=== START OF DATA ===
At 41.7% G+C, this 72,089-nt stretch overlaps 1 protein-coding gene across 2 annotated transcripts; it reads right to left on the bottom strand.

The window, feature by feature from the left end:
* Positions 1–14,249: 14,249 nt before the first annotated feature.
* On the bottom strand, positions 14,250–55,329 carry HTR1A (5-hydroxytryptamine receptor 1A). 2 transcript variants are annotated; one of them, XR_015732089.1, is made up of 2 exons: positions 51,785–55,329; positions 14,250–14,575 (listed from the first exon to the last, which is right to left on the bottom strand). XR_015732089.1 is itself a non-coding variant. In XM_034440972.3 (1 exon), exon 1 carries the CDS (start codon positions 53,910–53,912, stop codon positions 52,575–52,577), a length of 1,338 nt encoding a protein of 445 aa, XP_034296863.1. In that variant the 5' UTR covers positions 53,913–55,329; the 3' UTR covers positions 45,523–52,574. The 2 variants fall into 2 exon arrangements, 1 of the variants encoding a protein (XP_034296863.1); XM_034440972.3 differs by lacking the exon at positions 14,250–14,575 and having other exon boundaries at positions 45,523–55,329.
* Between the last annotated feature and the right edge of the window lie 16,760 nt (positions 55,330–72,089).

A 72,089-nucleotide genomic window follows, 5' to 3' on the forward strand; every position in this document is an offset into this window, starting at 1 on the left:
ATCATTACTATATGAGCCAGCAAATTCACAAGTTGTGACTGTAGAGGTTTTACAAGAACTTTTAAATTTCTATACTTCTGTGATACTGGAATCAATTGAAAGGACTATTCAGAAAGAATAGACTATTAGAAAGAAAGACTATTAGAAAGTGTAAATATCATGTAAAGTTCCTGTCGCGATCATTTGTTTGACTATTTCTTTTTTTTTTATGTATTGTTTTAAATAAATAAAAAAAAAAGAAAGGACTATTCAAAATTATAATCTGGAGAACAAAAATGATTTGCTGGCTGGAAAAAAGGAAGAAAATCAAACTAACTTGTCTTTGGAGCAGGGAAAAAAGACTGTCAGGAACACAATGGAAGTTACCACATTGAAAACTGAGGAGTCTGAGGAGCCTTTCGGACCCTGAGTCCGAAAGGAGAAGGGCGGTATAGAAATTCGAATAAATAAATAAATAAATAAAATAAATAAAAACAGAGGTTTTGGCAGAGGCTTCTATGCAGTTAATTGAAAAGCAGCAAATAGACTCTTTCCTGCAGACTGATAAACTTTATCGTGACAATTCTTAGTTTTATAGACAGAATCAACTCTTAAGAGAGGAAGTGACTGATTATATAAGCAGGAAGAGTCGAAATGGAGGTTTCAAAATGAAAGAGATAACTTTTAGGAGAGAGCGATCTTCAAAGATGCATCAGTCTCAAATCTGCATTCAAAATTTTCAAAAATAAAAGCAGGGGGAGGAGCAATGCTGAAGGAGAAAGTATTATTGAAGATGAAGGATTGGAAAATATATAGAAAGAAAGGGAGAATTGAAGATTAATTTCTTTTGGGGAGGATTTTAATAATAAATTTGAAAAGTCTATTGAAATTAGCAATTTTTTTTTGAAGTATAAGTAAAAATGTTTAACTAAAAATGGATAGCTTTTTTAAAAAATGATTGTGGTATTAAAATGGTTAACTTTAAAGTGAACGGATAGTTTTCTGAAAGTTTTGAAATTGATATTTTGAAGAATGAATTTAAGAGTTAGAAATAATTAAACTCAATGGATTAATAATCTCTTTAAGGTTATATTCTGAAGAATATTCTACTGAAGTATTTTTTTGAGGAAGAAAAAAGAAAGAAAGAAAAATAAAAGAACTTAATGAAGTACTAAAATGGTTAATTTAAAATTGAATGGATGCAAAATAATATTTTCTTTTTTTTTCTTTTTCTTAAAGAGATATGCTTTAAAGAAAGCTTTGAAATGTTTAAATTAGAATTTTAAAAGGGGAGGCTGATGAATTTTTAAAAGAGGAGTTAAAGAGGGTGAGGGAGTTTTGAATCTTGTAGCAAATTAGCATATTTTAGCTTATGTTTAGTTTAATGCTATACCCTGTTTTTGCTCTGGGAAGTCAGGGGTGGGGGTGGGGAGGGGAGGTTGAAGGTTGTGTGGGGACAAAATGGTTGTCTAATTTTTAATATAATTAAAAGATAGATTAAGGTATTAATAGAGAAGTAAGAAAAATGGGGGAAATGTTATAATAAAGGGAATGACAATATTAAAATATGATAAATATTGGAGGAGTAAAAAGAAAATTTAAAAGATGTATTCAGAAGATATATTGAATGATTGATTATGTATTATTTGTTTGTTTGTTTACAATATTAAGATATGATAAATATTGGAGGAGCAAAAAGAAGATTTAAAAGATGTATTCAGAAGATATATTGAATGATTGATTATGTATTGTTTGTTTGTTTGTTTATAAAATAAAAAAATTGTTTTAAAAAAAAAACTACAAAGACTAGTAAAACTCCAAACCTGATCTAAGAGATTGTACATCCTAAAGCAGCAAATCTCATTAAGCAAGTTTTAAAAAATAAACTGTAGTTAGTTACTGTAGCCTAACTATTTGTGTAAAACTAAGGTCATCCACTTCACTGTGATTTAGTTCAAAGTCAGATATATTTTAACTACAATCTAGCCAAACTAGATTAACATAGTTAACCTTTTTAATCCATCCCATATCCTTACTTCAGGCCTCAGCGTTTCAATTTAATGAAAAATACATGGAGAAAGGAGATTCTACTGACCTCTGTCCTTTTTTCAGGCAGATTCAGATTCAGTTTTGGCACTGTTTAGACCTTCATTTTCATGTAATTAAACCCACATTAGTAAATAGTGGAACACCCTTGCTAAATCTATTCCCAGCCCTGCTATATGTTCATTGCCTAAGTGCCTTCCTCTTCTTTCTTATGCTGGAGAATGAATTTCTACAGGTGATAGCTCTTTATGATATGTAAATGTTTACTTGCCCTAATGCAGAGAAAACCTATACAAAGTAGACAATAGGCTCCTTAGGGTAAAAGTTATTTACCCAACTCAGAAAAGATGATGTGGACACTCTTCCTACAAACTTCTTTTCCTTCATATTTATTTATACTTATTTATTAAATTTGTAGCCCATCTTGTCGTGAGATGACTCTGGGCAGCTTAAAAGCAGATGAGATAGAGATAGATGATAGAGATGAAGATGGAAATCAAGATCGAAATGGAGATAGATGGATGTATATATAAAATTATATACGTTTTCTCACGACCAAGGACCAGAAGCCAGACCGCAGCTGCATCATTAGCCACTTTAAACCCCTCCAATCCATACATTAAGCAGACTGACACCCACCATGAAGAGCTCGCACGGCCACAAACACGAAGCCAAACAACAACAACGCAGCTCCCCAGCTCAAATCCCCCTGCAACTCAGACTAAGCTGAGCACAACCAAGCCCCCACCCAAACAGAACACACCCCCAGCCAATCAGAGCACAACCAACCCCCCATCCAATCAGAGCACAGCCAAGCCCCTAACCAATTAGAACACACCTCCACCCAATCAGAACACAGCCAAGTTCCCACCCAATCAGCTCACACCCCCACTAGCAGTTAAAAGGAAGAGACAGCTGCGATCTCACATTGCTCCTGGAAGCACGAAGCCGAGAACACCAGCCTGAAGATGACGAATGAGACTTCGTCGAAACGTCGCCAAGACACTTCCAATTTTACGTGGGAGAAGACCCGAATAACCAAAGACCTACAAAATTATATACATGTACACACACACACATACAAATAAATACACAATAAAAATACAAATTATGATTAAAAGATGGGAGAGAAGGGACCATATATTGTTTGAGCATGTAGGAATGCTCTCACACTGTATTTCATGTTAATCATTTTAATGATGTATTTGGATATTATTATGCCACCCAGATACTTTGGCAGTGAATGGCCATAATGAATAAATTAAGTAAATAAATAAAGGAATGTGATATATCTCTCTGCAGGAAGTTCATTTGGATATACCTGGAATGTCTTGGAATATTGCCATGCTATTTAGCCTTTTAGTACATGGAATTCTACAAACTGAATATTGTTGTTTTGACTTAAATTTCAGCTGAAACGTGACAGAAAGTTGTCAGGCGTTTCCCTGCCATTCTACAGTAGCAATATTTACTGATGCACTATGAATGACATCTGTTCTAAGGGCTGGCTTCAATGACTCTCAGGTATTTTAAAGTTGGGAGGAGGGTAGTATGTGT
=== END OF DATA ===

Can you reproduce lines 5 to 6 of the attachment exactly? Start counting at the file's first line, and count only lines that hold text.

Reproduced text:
* Between the last annotated feature and the right edge of the window lie 16,760 nt (positions 55,330–72,089).

A 72,089-nucleotide genomic window follows, 5' to 3' on the forward strand; every position in this document is an offset into this window, starting at 1 on the left: